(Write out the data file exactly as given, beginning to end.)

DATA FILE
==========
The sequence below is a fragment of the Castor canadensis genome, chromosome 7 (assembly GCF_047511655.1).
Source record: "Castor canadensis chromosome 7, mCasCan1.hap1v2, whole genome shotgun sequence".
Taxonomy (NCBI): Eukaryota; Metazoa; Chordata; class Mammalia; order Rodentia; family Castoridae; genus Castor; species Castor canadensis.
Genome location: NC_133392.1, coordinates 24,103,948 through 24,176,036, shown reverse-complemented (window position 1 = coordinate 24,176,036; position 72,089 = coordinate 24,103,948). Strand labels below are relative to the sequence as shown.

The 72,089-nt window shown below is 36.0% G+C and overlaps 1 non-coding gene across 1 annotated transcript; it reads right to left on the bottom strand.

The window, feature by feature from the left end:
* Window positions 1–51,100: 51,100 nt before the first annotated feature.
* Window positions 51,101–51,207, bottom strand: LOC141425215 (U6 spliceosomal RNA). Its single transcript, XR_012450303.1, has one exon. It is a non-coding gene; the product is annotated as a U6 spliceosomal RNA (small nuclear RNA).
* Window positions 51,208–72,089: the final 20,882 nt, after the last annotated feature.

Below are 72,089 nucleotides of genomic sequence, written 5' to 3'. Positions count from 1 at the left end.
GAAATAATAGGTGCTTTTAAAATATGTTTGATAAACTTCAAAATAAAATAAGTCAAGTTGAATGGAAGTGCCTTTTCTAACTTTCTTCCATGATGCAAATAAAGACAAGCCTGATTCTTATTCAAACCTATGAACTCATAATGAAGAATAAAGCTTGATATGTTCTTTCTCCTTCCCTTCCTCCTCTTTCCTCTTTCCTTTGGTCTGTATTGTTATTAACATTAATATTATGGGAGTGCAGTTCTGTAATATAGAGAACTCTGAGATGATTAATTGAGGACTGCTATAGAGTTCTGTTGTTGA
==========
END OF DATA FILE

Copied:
The sequence below is a fragment of the Castor canadensis genome, chromosome 7 (assembly GCF_047511655.1).
Source record: "Castor canadensis chromosome 7, mCasCan1.hap1v2, whole genome shotgun sequence".
Taxonomy (NCBI): Eukaryota; Metazoa; Chordata; class Mammalia; order Rodentia; family Castoridae; genus Castor; species Castor canadensis.
Genome location: NC_133392.1, coordinates 24,103,948 through 24,176,036, shown reverse-complemented (window position 1 = coordinate 24,176,036; position 72,089 = coordinate 24,103,948). Strand labels below are relative to the sequence as shown.

The 72,089-nt window shown below is 36.0% G+C and overlaps 1 non-coding gene across 1 annotated transcript; it reads right to left on the bottom strand.

The window, feature by feature from the left end:
* Window positions 1–51,100: 51,100 nt before the first annotated feature.
* Window positions 51,101–51,207, bottom strand: LOC141425215 (U6 spliceosomal RNA). Its single transcript, XR_012450303.1, has one exon. It is a non-coding gene; the product is annotated as a U6 spliceosomal RNA (small nuclear RNA).
* Window positions 51,208–72,089: the final 20,882 nt, after the last annotated feature.

Below are 72,089 nucleotides of genomic sequence, written 5' to 3'. Positions count from 1 at the left end.
GAAATAATAGGTGCTTTTAAAATATGTTTGATAAACTTCAAAATAAAATAAGTCAAGTTGAATGGAAGTGCCTTTTCTAACTTTCTTCCATGATGCAAATAAAGACAAGCCTGATTCTTATTCAAACCTATGAACTCATAATGAAGAATAAAGCTTGATATGTTCTTTCTCCTTCCCTTCCTCCTCTTTCCTCTTTCCTTTGGTCTGTATTGTTATTAACATTAATATTATGGGAGTGCAGTTCTGTAATATAGAGAACTCTGAGATGATTAATTGAGGACTGCTATAGAGTTCTGTTGTTGA